I’m not usually one for deathmatch style games, which is what the For Honor Open Beta was all about. We didn’t get a taste of the single player game, unfortunately, but from what I saw of the multiplayer we’re in for one hell of a ride.
The first thing you need to know is that it’s not a straight-up multiplayer deathmatch type game. For Honor incorporates a map control game split up into seasons, and the placement of war assets earned through combat with other players is vital if you want your faction to win. I won’t go into the long, boring details of it, but I will say that you’re not just playing for yourself, you’re playing for your entire faction and your actions in each match will affect the overall outcome. To make it even more interesting, the outcome of each season will affect every single season to come. Now, as for the combat itself, well, I have to say I had a lot of fun, and I don’t usually have fun in deathmatch games. The game features a few different modes which include:
- 4×4 Dominion
- 2v2 Brawls
- 1v1 Duels
- 4v4 Team Death Match
- 4v4 Elimination
You’ve played multiplayer games before, so you can probably get a handle on what each mode does without me explaining it to you, so let’s talk about what makes it different from other deathmatch games. The first thing I’d like to talk about is the hero customization which definitely serves to set it apart.
Customize Your Hero in For Honor
When you first start up the game there are three heroes to choose from nine total, six of which aren’t unlocked at the outset. The unlocked heroes are as follows:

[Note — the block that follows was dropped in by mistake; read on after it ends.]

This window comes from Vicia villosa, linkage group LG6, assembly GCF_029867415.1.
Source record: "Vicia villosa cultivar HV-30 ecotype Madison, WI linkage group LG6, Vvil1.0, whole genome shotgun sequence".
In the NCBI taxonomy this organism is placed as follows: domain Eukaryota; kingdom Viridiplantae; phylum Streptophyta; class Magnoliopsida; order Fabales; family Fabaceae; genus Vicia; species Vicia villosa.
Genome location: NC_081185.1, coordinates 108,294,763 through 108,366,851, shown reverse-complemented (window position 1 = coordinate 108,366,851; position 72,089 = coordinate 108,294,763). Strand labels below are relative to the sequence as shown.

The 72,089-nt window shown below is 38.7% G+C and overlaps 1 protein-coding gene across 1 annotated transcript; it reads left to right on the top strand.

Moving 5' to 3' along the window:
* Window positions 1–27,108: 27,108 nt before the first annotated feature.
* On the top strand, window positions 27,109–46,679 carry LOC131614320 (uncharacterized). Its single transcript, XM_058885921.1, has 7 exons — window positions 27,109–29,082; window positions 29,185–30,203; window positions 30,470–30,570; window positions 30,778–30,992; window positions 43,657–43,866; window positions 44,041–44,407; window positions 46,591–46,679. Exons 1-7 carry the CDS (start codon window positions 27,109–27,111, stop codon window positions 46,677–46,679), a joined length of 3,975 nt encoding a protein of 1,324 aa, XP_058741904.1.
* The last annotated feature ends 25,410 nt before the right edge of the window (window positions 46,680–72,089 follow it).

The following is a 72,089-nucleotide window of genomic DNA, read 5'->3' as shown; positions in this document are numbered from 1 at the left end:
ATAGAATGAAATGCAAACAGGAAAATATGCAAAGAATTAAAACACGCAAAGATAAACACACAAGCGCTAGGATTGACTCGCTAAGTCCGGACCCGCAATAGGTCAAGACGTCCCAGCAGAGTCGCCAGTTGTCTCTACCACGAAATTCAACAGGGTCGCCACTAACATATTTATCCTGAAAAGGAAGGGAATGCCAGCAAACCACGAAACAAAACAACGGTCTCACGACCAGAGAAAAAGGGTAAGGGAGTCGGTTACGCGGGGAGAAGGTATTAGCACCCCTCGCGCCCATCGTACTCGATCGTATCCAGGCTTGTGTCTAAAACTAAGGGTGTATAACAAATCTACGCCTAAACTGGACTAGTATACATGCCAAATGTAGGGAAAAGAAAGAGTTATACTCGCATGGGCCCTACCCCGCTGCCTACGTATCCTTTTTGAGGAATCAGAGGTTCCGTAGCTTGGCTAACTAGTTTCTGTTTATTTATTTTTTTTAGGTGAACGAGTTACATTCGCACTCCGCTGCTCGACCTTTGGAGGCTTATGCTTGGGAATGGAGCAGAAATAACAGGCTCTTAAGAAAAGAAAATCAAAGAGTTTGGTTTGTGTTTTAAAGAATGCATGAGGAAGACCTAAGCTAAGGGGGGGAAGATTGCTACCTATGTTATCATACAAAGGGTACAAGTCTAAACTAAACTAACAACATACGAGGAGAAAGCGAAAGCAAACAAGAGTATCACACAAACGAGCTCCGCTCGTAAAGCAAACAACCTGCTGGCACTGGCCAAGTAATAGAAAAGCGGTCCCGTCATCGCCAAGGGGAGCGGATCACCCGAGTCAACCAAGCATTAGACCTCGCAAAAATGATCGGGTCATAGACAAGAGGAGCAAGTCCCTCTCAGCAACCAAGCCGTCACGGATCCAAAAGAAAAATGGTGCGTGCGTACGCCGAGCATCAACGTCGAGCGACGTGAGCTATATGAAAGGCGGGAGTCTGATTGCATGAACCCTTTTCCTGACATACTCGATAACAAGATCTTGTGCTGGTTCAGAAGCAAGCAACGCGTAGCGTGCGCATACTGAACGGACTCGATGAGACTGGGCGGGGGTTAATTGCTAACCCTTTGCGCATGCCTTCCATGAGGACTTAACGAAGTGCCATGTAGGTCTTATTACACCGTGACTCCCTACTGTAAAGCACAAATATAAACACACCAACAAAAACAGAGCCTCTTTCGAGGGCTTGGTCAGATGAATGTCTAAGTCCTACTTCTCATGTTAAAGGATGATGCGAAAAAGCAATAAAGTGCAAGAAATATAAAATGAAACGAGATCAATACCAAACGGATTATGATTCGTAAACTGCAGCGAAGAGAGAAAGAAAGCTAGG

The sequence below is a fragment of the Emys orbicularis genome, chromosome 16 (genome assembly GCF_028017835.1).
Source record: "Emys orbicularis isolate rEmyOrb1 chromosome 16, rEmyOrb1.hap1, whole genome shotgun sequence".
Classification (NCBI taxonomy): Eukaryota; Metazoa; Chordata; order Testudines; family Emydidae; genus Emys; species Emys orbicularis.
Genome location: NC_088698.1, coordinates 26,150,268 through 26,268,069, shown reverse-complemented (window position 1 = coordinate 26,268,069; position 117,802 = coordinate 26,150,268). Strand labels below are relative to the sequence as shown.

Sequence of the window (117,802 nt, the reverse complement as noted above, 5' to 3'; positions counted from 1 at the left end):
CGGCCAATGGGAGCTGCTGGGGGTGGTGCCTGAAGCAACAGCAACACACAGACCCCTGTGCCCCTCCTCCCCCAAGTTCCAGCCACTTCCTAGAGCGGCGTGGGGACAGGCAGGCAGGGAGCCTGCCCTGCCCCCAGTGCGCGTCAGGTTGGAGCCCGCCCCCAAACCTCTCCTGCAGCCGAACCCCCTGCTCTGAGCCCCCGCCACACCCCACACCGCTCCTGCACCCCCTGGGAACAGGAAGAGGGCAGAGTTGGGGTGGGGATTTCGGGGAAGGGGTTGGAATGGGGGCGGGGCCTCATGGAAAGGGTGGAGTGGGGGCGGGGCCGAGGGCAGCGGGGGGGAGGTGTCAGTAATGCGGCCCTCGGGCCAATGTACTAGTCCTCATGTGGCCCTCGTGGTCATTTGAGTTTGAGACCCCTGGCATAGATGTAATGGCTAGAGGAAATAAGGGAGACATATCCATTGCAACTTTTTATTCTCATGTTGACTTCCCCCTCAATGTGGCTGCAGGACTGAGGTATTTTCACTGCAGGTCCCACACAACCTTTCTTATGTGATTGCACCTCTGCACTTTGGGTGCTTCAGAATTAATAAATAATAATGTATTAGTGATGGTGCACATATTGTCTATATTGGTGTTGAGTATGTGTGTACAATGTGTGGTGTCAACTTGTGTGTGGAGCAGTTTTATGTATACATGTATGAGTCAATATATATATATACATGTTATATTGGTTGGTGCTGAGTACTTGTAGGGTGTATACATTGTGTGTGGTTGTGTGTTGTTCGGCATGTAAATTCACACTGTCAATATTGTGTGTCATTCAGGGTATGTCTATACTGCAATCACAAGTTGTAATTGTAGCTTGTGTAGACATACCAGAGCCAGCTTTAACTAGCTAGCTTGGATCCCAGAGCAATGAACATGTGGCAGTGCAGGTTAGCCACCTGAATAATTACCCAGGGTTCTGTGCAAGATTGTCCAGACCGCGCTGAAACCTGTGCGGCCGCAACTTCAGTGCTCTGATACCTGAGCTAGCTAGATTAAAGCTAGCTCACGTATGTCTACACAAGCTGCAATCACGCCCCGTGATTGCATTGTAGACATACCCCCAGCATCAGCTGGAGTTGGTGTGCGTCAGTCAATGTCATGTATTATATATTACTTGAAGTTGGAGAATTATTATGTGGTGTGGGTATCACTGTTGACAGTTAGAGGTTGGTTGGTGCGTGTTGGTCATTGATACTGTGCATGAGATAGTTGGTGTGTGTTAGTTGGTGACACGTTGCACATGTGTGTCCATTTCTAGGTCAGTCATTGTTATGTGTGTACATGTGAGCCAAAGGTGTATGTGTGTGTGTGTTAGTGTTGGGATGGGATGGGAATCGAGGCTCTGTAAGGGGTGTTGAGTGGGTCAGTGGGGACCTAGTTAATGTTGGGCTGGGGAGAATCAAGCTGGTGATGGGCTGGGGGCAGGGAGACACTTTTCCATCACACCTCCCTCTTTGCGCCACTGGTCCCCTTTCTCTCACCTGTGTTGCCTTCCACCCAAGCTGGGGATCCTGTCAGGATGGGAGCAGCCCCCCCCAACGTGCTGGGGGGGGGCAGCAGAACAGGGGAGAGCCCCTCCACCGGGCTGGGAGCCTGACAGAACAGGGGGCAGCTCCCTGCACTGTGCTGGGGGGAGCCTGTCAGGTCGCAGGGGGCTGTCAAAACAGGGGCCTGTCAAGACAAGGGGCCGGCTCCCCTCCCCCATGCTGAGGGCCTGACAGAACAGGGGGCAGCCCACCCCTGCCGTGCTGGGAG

- Vanguard – Easy, Straightforward
- Raider – Easy, Straightforward
- Kensei – Good Range
Each one has their own attributes but most importantly, they all have their own independent leveling. The more you play with one hero, the more it is going to level up, so if you spend all of your time on the Vanguard, for example, you might be sorely disappointed when you jump over to the Raider and find that it’s nowhere near as good. I spent some time with each of them, trying to level them up equally, but I still wasn’t terribly good at the game.
Customizing your hero is a pretty straightforward task. You start by scavenging the battlefield and you have three tiers to choose from. Using gold earned from each match you can scavenge armor, weapons, or miscellaneous items, with one higher level piece of equipment guaranteed every time you pay to scavenge. You’re going to want to do this every time you can afford it because rest assured, your opponents are doing the same thing.
Before you enter each match you can choose orders, of which you can equip three at once. Completing orders gives you rewards, and some of the examples I saw during my brief foray into the open beta were Triumphant Brawler and Elimination Duty. Once you equip these orders you have a certain time period in which you will be able to complete them, so make sure you only equip them if you plan to be in the game for a while.